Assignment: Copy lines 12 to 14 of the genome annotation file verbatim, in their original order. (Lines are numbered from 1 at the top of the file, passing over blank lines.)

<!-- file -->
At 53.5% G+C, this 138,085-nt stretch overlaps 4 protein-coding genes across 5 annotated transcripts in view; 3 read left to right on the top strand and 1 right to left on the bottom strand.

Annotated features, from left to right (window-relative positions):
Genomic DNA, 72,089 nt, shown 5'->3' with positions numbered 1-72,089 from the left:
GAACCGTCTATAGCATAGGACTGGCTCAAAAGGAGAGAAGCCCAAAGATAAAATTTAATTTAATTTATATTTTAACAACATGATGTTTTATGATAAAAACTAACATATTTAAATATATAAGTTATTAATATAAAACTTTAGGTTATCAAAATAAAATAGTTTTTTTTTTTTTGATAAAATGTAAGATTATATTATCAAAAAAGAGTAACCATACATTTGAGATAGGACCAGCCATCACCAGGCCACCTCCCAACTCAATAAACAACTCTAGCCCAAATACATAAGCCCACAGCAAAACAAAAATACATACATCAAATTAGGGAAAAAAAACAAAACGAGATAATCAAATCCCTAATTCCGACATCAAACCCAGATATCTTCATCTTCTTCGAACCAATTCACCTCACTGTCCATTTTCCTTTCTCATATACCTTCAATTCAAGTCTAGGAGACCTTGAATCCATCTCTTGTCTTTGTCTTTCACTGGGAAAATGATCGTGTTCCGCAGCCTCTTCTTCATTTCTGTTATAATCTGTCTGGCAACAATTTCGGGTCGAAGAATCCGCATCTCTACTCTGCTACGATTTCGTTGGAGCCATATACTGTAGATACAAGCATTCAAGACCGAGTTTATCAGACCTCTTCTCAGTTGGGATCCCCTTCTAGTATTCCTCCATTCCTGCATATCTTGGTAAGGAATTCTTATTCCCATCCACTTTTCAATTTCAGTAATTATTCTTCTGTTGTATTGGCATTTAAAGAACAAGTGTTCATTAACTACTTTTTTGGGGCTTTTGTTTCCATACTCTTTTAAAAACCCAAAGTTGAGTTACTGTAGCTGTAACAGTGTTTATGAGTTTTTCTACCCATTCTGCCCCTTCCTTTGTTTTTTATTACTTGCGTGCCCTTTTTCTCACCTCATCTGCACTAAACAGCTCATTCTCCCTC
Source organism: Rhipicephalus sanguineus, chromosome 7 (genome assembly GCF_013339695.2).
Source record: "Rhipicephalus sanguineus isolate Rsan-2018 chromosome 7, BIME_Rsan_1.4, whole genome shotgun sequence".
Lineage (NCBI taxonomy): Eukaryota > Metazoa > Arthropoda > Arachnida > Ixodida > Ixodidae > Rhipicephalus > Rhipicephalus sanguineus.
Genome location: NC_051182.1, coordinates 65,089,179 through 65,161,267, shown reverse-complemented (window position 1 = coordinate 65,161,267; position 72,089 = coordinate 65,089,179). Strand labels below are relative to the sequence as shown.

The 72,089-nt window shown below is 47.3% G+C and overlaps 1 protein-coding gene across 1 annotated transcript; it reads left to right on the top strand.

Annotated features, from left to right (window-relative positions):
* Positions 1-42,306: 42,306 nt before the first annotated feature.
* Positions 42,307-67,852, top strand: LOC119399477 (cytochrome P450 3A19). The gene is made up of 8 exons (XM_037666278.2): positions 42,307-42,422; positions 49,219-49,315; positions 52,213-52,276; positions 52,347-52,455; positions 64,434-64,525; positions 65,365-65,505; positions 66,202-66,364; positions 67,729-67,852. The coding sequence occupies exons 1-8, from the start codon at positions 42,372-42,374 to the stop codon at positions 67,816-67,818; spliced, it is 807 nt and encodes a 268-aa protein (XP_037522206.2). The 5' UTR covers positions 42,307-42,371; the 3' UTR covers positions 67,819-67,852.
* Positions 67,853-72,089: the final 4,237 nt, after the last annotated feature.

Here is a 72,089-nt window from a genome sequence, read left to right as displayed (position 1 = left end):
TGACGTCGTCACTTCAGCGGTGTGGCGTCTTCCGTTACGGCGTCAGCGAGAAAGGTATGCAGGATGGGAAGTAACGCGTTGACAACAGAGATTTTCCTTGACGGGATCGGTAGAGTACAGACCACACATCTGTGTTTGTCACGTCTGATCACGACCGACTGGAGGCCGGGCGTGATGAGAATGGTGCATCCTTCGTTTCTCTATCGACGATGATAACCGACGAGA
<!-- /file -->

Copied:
* Positions 42,307-67,852, top strand: LOC119399477 (cytochrome P450 3A19). The gene is made up of 8 exons (XM_037666278.2): positions 42,307-42,422; positions 49,219-49,315; positions 52,213-52,276; positions 52,347-52,455; positions 64,434-64,525; positions 65,365-65,505; positions 66,202-66,364; positions 67,729-67,852. The coding sequence occupies exons 1-8, from the start codon at positions 42,372-42,374 to the stop codon at positions 67,816-67,818; spliced, it is 807 nt and encodes a 268-aa protein (XP_037522206.2). The 5' UTR covers positions 42,307-42,371; the 3' UTR covers positions 67,819-67,852.
* Positions 67,853-72,089: the final 4,237 nt, after the last annotated feature.

Here is a 72,089-nt window from a genome sequence, read left to right as displayed (position 1 = left end):